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Boorstein v. CBS Interactive, Inc.

California Court of Appeal, Second District, Fourth Division

December 19, 2013

David BOORSTEIN, Plaintiff and Appellant,
v.
CBS INTERACTIVE, INC., Defendant and Respondent.

APPEAL from a judgment of the Superior Court of Los Angeles County, Anthony J. Mohr, Judge. Affirmed. (No. BC476015)

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[Copyrighted Material Omitted]

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COUNSEL

The Reis Law Firm, Sean Reis, Rancho Santa Margari; Edelson and Ari Scharg for Plaintiff and Appellant.

Fenwick & West, Rodger R. Cole, Songmee L. Connolly, and Molly R. Melcher, Mountain View, for Defendant and Respondent.

OPINION

SUZUKAWA, J.

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Plaintiff appeals from the judgment of dismissal entered after the trial court sustained defendant's demurrer to causes of action for violations of Civil Code section 1798.83 et seq. (the shine the light law or STL) and Business and Professions Code section 17200 et seq. (the unfair competition law or UCL).[1] We agree with the trial court that plaintiff lacks standing to pursue causes of action under either statute, and thus we affirm.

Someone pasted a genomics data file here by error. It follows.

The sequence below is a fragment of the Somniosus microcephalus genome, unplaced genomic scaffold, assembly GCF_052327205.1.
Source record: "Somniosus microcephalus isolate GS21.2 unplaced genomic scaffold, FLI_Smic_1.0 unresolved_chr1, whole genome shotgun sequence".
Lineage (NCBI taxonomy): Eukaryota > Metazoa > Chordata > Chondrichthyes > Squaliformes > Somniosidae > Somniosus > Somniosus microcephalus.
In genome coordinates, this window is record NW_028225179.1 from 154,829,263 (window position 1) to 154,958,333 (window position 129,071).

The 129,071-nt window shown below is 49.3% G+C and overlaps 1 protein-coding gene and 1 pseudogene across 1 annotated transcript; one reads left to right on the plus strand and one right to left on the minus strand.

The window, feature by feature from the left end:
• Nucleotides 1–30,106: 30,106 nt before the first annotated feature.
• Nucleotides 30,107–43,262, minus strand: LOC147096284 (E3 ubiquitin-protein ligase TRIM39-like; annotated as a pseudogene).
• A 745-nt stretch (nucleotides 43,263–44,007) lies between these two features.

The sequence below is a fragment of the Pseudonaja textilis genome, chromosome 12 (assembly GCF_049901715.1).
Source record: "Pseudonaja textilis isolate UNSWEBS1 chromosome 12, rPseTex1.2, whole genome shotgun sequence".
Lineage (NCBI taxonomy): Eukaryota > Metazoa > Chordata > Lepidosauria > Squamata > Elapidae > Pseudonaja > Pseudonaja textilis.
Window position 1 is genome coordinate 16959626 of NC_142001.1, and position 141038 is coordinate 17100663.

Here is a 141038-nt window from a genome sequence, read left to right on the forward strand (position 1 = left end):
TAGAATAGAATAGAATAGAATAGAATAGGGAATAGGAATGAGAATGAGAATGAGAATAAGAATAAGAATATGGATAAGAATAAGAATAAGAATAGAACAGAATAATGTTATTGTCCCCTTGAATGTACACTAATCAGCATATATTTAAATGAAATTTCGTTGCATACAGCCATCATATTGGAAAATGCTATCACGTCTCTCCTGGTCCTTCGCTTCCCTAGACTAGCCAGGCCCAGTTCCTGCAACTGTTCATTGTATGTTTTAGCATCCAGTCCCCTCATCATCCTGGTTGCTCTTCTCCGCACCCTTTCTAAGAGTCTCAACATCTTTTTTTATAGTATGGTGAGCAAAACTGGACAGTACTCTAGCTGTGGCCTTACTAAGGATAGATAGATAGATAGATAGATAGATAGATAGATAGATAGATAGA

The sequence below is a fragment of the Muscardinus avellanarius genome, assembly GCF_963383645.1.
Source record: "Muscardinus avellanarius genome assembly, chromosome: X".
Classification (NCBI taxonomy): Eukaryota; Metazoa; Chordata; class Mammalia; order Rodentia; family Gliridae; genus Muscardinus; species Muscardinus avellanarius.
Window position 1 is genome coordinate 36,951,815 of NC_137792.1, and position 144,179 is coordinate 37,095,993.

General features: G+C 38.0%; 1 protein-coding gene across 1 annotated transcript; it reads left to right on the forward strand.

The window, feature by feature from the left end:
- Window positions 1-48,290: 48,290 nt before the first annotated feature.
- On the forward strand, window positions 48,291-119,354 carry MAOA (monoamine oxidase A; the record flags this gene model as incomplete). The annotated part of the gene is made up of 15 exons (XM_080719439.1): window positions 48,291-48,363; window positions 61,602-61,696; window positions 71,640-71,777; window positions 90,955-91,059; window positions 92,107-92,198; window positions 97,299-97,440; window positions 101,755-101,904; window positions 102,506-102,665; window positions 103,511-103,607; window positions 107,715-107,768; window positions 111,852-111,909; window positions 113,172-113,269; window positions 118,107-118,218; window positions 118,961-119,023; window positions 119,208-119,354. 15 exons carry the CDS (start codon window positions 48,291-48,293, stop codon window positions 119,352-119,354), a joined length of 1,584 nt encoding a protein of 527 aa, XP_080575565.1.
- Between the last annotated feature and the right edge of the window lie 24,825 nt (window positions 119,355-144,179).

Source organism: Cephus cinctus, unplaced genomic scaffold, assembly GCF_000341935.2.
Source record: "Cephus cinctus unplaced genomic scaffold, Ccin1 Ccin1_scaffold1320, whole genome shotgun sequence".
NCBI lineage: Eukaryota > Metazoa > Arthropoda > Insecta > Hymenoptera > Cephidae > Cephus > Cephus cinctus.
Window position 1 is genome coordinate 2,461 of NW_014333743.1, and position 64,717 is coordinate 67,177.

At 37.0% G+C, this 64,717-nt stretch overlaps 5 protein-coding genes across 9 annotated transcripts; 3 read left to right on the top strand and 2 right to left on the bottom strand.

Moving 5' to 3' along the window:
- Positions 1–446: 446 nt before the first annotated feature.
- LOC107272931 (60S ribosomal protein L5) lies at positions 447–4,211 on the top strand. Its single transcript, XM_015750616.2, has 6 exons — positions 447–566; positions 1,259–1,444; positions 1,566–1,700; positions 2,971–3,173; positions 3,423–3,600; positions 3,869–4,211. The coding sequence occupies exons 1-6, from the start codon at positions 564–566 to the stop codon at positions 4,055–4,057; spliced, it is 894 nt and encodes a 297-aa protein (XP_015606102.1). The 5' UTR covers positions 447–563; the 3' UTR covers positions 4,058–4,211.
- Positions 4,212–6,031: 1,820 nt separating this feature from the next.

FACTUAL AND PROCEDURAL BACKGROUND

I. The Present Action

The STL is a disclosure statute designed to " shine the light" on businesses' information-sharing practices by requiring them to establish procedures by which customers can obtain information about those practices. ( Miller v. Hearst Communications, Inc. (C.D.Cal.2012) 2012 WL 3205241, quoting Boorstein v. Men's Journal LLC (C.D.Cal.2012) 2012 WL 2152815.) The [165 Cal.Rptr.3d 671] STL requires businesses that share customers' personal information with third parties for direct marketing to disclose, upon a customer's request, the names and addresses of third parties who have received personal information and the categories of personal information revealed. (§ 1798.83, subd. (a).) The STL also requires businesses to make their contact information available to customers in one of three statutorily prescribed ways, and it provides that businesses need not make the disclosures required by

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section 1798.83, subdivision (a), if they instead give customers the opportunity to opt in or opt out of the disclosure of their personal information. (§ 1798.83, subds. (b), (c).) Finally, the STL provides for damages, civil penalties, injunctions, and attorney fees. (§ 1798.84.)